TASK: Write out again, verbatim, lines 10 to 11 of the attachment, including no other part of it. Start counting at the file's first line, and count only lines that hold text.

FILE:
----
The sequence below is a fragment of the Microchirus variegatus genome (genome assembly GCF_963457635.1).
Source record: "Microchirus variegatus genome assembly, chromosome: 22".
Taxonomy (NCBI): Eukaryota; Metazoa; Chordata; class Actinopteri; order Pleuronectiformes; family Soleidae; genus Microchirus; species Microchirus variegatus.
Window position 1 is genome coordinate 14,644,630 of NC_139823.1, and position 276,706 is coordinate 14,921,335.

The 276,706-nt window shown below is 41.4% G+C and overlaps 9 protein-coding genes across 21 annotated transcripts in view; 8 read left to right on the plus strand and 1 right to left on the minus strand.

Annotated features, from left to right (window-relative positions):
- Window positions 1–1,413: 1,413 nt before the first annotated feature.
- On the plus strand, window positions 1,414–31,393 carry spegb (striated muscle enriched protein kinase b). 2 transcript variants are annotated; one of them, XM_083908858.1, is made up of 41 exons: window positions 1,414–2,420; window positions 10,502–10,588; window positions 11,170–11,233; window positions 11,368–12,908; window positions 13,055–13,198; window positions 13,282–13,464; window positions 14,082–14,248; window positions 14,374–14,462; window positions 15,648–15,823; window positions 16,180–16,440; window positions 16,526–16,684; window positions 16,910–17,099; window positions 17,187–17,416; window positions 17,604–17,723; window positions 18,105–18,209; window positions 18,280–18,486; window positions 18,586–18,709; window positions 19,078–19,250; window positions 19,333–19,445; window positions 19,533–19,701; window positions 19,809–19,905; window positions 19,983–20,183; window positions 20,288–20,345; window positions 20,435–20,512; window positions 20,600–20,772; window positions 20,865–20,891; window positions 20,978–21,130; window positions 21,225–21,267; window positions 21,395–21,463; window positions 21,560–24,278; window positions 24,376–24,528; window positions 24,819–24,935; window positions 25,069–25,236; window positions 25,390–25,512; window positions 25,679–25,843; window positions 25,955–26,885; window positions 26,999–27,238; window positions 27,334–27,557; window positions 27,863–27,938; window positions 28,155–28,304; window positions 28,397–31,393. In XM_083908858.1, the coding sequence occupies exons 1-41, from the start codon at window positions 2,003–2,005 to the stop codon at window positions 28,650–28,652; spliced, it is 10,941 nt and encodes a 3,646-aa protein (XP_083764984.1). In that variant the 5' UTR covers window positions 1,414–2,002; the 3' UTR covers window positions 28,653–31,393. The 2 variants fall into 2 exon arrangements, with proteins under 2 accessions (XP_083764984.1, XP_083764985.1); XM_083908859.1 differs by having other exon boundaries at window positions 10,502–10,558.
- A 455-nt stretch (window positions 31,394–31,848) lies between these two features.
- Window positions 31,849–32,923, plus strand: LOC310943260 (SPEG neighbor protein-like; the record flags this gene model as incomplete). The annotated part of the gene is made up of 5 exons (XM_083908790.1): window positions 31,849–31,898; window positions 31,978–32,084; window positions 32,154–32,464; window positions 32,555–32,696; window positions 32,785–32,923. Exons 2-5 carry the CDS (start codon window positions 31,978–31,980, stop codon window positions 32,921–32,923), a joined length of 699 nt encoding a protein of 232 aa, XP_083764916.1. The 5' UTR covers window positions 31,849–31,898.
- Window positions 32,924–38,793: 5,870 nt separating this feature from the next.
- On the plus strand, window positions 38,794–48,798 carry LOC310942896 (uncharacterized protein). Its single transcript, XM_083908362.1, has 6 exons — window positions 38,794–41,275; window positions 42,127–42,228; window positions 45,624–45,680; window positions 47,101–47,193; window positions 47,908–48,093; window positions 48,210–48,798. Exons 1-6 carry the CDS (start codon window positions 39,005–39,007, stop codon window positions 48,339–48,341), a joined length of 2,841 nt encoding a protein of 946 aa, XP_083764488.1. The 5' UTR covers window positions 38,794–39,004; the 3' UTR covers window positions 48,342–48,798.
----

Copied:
- Window positions 31,849–32,923, plus strand: LOC310943260 (SPEG neighbor protein-like; the record flags this gene model as incomplete). The annotated part of the gene is made up of 5 exons (XM_083908790.1): window positions 31,849–31,898; window positions 31,978–32,084; window positions 32,154–32,464; window positions 32,555–32,696; window positions 32,785–32,923. Exons 2-5 carry the CDS (start codon window positions 31,978–31,980, stop codon window positions 32,921–32,923), a joined length of 699 nt encoding a protein of 232 aa, XP_083764916.1. The 5' UTR covers window positions 31,849–31,898.
- Window positions 32,924–38,793: 5,870 nt separating this feature from the next.